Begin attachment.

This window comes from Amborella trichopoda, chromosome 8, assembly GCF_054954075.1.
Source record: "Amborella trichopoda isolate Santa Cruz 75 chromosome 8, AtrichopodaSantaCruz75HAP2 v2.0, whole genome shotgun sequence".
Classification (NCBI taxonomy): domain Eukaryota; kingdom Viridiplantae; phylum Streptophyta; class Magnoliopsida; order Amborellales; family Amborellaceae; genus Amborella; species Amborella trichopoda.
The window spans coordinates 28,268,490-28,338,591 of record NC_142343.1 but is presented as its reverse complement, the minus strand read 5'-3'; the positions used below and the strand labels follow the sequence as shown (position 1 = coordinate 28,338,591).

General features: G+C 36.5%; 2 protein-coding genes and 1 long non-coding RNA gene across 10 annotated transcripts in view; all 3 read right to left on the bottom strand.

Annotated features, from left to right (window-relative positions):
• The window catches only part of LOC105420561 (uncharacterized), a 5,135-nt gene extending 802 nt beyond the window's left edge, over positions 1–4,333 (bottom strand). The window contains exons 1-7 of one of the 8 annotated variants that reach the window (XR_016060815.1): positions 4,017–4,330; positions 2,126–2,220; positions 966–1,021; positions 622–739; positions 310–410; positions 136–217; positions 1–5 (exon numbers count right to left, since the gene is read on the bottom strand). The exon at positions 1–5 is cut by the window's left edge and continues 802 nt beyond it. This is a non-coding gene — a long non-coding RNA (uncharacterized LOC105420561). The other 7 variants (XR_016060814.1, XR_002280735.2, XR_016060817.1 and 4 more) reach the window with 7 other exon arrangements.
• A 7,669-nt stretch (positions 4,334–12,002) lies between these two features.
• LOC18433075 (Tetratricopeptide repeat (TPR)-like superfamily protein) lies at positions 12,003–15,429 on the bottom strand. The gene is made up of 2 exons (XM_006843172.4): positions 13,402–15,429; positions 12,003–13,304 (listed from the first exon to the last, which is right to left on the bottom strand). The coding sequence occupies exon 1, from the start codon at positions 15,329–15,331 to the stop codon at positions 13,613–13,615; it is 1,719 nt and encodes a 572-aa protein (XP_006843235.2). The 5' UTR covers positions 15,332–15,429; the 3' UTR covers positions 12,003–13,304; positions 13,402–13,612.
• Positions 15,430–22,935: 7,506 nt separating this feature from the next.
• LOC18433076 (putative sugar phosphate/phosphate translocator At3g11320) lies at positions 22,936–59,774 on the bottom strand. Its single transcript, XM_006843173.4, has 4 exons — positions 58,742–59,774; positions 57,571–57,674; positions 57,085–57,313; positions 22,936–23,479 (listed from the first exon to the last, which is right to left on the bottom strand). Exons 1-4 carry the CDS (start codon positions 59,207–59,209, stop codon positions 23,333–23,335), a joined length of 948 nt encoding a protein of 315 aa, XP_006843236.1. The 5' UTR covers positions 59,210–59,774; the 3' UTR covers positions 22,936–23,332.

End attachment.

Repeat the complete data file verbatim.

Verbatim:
This window comes from Amborella trichopoda, chromosome 8, assembly GCF_054954075.1.
Source record: "Amborella trichopoda isolate Santa Cruz 75 chromosome 8, AtrichopodaSantaCruz75HAP2 v2.0, whole genome shotgun sequence".
Classification (NCBI taxonomy): domain Eukaryota; kingdom Viridiplantae; phylum Streptophyta; class Magnoliopsida; order Amborellales; family Amborellaceae; genus Amborella; species Amborella trichopoda.
The window spans coordinates 28,268,490-28,338,591 of record NC_142343.1 but is presented as its reverse complement, the minus strand read 5'-3'; the positions used below and the strand labels follow the sequence as shown (position 1 = coordinate 28,338,591).

General features: G+C 36.5%; 2 protein-coding genes and 1 long non-coding RNA gene across 10 annotated transcripts in view; all 3 read right to left on the bottom strand.

Annotated features, from left to right (window-relative positions):
• The window catches only part of LOC105420561 (uncharacterized), a 5,135-nt gene extending 802 nt beyond the window's left edge, over positions 1–4,333 (bottom strand). The window contains exons 1-7 of one of the 8 annotated variants that reach the window (XR_016060815.1): positions 4,017–4,330; positions 2,126–2,220; positions 966–1,021; positions 622–739; positions 310–410; positions 136–217; positions 1–5 (exon numbers count right to left, since the gene is read on the bottom strand). The exon at positions 1–5 is cut by the window's left edge and continues 802 nt beyond it. This is a non-coding gene — a long non-coding RNA (uncharacterized LOC105420561). The other 7 variants (XR_016060814.1, XR_002280735.2, XR_016060817.1 and 4 more) reach the window with 7 other exon arrangements.
• A 7,669-nt stretch (positions 4,334–12,002) lies between these two features.
• LOC18433075 (Tetratricopeptide repeat (TPR)-like superfamily protein) lies at positions 12,003–15,429 on the bottom strand. The gene is made up of 2 exons (XM_006843172.4): positions 13,402–15,429; positions 12,003–13,304 (listed from the first exon to the last, which is right to left on the bottom strand). The coding sequence occupies exon 1, from the start codon at positions 15,329–15,331 to the stop codon at positions 13,613–13,615; it is 1,719 nt and encodes a 572-aa protein (XP_006843235.2). The 5' UTR covers positions 15,332–15,429; the 3' UTR covers positions 12,003–13,304; positions 13,402–13,612.
• Positions 15,430–22,935: 7,506 nt separating this feature from the next.
• LOC18433076 (putative sugar phosphate/phosphate translocator At3g11320) lies at positions 22,936–59,774 on the bottom strand. Its single transcript, XM_006843173.4, has 4 exons — positions 58,742–59,774; positions 57,571–57,674; positions 57,085–57,313; positions 22,936–23,479 (listed from the first exon to the last, which is right to left on the bottom strand). Exons 1-4 carry the CDS (start codon positions 59,207–59,209, stop codon positions 23,333–23,335), a joined length of 948 nt encoding a protein of 315 aa, XP_006843236.1. The 5' UTR covers positions 59,210–59,774; the 3' UTR covers positions 22,936–23,332.